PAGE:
I have been on a quest for an excellent Mini-ITX server motherboard that supports ECC memory for months. I contacted SuperMicro, my typical favorite manufacturer of server boards, but they said they have no plans for an LGA1155 (also known as Socket H2) Mini-ITX motherboard and are instead concentrating on their next generation motherboards. That was a disappointment but I kept looking. Last night, I finally discovered what I have been looking for.
The desire for ECC memory is driven by the desire for increased reliability and protection against data corruption. The majority of server systems, especially those utilized for virtualization using products like VMware ESXi, use ECC memory. If you want to know more about ECC memory, Wikipedia has a useful article about it.
Over the years, I have built quite a few different server and desktop systems and two motherboard manufacturers have consistently been my favorites: Intel and SuperMicro. I have used boards from other companies including Abit, Asus, Gigabyte, and others. I have kept coming back to my favorites because their boards consistently work perfectly for my applications and have the components I especially need such as Intel Gigabit Ethernet controllers.
It was with great surprise and excitement last night that I discovered that Intel actually makes a Mini-ITX server board with ECC memory support. This board has the title of Intel Server Board S1200KP. The KP at the end makes me think of kernel panic right away but if it meets my needs, it can be named anything.
You can also view the board specs from Intel’s ark site or the S1200KP product brief which has even more information. The board is based on one of Intel’s three server/workstation Cougar Points chipsets. While most server boards use the C202 or C204 chipset, the S1200KP uses the more workstation-oriented C206 chipset. The only other major C206 chipset board I am aware of (there probably are others) is the Asus P8B WS which is a full size ATX board targeted at workstation power users.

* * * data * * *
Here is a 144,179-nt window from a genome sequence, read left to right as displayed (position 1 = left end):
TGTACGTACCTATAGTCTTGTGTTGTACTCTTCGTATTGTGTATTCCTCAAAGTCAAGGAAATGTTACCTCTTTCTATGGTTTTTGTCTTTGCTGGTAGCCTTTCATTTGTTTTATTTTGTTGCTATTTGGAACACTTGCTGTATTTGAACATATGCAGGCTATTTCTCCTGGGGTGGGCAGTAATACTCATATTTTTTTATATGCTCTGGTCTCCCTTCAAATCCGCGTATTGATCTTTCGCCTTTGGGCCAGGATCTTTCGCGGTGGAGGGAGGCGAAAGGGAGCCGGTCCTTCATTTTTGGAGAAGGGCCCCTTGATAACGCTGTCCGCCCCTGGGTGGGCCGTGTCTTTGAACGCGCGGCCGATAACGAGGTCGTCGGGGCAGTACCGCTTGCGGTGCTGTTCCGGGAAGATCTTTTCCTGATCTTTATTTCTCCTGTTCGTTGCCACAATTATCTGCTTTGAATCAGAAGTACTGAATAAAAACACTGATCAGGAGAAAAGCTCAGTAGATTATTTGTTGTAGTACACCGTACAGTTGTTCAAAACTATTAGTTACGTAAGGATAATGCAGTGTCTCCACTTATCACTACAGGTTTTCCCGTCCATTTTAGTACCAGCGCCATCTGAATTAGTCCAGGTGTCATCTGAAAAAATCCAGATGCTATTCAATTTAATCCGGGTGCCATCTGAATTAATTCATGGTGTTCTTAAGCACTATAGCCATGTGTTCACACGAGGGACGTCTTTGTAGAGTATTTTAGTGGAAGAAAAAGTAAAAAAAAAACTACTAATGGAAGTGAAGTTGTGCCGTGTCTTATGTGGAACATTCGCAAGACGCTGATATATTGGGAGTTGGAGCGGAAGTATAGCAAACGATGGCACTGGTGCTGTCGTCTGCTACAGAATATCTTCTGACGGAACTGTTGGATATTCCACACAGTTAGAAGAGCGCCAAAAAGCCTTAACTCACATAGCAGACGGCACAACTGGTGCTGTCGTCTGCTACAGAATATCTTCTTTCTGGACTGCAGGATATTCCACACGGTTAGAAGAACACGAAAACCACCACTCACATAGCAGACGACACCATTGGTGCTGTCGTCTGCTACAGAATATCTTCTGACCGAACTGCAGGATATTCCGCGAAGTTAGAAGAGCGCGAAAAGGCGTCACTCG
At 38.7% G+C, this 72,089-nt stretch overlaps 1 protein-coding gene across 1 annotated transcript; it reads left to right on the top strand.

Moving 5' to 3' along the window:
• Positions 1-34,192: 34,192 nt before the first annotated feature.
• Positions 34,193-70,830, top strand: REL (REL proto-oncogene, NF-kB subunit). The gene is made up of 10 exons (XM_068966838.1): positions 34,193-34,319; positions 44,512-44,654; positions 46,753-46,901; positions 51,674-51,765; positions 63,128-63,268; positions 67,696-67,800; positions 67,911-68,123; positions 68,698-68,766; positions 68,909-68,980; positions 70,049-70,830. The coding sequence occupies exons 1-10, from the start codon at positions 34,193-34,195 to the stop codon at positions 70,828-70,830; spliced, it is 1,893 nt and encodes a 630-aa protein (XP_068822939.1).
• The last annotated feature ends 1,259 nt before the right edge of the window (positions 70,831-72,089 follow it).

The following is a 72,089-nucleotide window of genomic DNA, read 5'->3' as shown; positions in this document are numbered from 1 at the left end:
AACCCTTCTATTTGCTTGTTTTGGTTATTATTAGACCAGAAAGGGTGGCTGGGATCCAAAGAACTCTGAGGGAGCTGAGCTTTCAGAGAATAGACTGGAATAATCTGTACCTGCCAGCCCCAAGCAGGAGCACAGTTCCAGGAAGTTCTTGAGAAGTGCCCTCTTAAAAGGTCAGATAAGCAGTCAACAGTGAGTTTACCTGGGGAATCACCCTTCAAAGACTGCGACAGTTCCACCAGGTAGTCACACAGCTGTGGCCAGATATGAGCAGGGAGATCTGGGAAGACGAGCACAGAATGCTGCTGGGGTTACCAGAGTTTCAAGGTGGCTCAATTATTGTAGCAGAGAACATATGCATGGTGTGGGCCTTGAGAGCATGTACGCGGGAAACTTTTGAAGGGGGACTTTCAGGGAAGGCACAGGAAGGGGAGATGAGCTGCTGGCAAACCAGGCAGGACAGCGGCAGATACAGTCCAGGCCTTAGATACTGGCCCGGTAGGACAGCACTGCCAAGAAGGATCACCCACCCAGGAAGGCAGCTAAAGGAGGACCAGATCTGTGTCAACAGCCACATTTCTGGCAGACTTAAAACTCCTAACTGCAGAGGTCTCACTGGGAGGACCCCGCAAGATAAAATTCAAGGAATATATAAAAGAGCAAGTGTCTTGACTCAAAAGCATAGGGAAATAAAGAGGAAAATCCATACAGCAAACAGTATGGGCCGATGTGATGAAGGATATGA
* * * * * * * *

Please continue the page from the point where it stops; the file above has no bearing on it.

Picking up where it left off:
The SuperMicro boards utilizing the C202 or C204 chipsets (X9SCL, X9SCM, and X9SCA among others) all have onboard video chips from Matrox or Nuvotron since neither the C202 or C204 chipsets support onboard graphics. The Asus P8B WS as well as the Intel S1200KP do not have any type of onboard video chips but instead support the processor’s integrated graphics. While not a big issue, this is a limitation for a Mini-ITX system. Rather than supporting all of the Xeon E3 processors, this board needs a Core i3 or a Xeon E3 12x5 series processor with integrated graphics. I can only guess that the C206 chipset was chosen because it does support integrated graphics and the space limitations of a Mini-ITX board make it more difficult to include a separate graphics chip.
In another departure from typical server boards, the S1200KP has a single DVI-I port unlike most server boards which have a single D-Sub (VGA) output. Fortunately, since it is a DVI-I port, it supports DVI output or D-Sub output with the appropriate DVI to D-Sub adapter. In addition, you can also install a PCI Express x16 graphics card in its lone PCIe slot but that seems unlikely for a server.
The two memory slots are typical of Mini-ITX boards. That works out to a maximum of 16GB of DDR3 1066/1333MHz ECC memory. Unfortunately right now, while an 8GB (2 x 4GB) kit of Kingston ECC Unbuffered 1333MHz DDR3 memory runs about $66, a 16GB (2 x 8GB) kit of Kingston ECC Unbuffered 1333MHz DDR3 memory runs $330 and is out of stock until further notice. Surprisingly, 16GB kits of ECC Registered memory, which have traditionally been more expensive, are $100 or more cheaper than the required ECC Unbuffered 16GB kit. In time, as with the initial availability of 16GB kits of regular DDR3 memory, prices will come down which will make this board even more interesting.
Another major feature of the S1200KP that I was hoping for in a Mini-ITX server board is dual Intel Gigabit Ethernet controllers. Like most other Sandy Bridge motherboards with dual Gigabit Ethernet controllers, one is an Intel 82574L, which is easily supported in just about any operating system from the last few years including VMware ESXi 5, and the other is an Intel 82579, which is not always supported although drivers can be installed for most operating systems including ESXi 5.